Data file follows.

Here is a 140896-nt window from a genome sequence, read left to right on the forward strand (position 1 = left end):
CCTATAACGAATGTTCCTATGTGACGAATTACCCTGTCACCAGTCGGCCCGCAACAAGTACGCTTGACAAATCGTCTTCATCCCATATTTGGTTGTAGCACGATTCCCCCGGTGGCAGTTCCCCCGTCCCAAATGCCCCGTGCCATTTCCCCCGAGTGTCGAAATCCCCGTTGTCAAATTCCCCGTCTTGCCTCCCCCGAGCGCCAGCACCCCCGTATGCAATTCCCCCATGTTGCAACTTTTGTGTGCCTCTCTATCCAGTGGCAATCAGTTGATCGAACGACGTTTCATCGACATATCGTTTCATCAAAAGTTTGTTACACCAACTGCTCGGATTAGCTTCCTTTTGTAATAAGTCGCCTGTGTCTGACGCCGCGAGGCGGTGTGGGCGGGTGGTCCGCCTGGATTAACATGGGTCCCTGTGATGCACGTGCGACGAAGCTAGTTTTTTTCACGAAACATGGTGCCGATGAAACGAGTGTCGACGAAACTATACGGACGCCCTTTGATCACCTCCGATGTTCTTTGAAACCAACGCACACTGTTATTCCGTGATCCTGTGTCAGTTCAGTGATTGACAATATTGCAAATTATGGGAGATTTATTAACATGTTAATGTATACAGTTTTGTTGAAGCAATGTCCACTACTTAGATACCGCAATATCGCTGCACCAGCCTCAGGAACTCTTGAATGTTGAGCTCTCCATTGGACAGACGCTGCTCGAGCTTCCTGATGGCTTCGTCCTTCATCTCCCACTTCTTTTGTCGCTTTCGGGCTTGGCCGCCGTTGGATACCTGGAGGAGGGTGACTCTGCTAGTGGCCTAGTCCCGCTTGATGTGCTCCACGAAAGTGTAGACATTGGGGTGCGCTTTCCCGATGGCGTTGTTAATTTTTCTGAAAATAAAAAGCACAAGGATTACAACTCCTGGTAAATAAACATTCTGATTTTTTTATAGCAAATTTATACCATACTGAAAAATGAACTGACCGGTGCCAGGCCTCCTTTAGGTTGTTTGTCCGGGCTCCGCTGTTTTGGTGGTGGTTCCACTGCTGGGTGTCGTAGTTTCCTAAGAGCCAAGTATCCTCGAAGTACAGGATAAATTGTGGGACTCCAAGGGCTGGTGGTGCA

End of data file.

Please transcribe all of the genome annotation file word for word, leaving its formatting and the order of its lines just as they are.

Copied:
Here is a 140896-nt window from a genome sequence, read left to right on the forward strand (position 1 = left end):
CCTATAACGAATGTTCCTATGTGACGAATTACCCTGTCACCAGTCGGCCCGCAACAAGTACGCTTGACAAATCGTCTTCATCCCATATTTGGTTGTAGCACGATTCCCCCGGTGGCAGTTCCCCCGTCCCAAATGCCCCGTGCCATTTCCCCCGAGTGTCGAAATCCCCGTTGTCAAATTCCCCGTCTTGCCTCCCCCGAGCGCCAGCACCCCCGTATGCAATTCCCCCATGTTGCAACTTTTGTGTGCCTCTCTATCCAGTGGCAATCAGTTGATCGAACGACGTTTCATCGACATATCGTTTCATCAAAAGTTTGTTACACCAACTGCTCGGATTAGCTTCCTTTTGTAATAAGTCGCCTGTGTCTGACGCCGCGAGGCGGTGTGGGCGGGTGGTCCGCCTGGATTAACATGGGTCCCTGTGATGCACGTGCGACGAAGCTAGTTTTTTTCACGAAACATGGTGCCGATGAAACGAGTGTCGACGAAACTATACGGACGCCCTTTGATCACCTCCGATGTTCTTTGAAACCAACGCACACTGTTATTCCGTGATCCTGTGTCAGTTCAGTGATTGACAATATTGCAAATTATGGGAGATTTATTAACATGTTAATGTATACAGTTTTGTTGAAGCAATGTCCACTACTTAGATACCGCAATATCGCTGCACCAGCCTCAGGAACTCTTGAATGTTGAGCTCTCCATTGGACAGACGCTGCTCGAGCTTCCTGATGGCTTCGTCCTTCATCTCCCACTTCTTTTGTCGCTTTCGGGCTTGGCCGCCGTTGGATACCTGGAGGAGGGTGACTCTGCTAGTGGCCTAGTCCCGCTTGATGTGCTCCACGAAAGTGTAGACATTGGGGTGCGCTTTCCCGATGGCGTTGTTAATTTTTCTGAAAATAAAAAGCACAAGGATTACAACTCCTGGTAAATAAACATTCTGATTTTTTTATAGCAAATTTATACCATACTGAAAAATGAACTGACCGGTGCCAGGCCTCCTTTAGGTTGTTTGTCCGGGCTCCGCTGTTTTGGTGGTGGTTCCACTGCTGGGTGTCGTAGTTTCCTAAGAGCCAAGTATCCTCGAAGTACAGGATAAATTGTGGGACTCCAAGGGCTGGTGGTGCA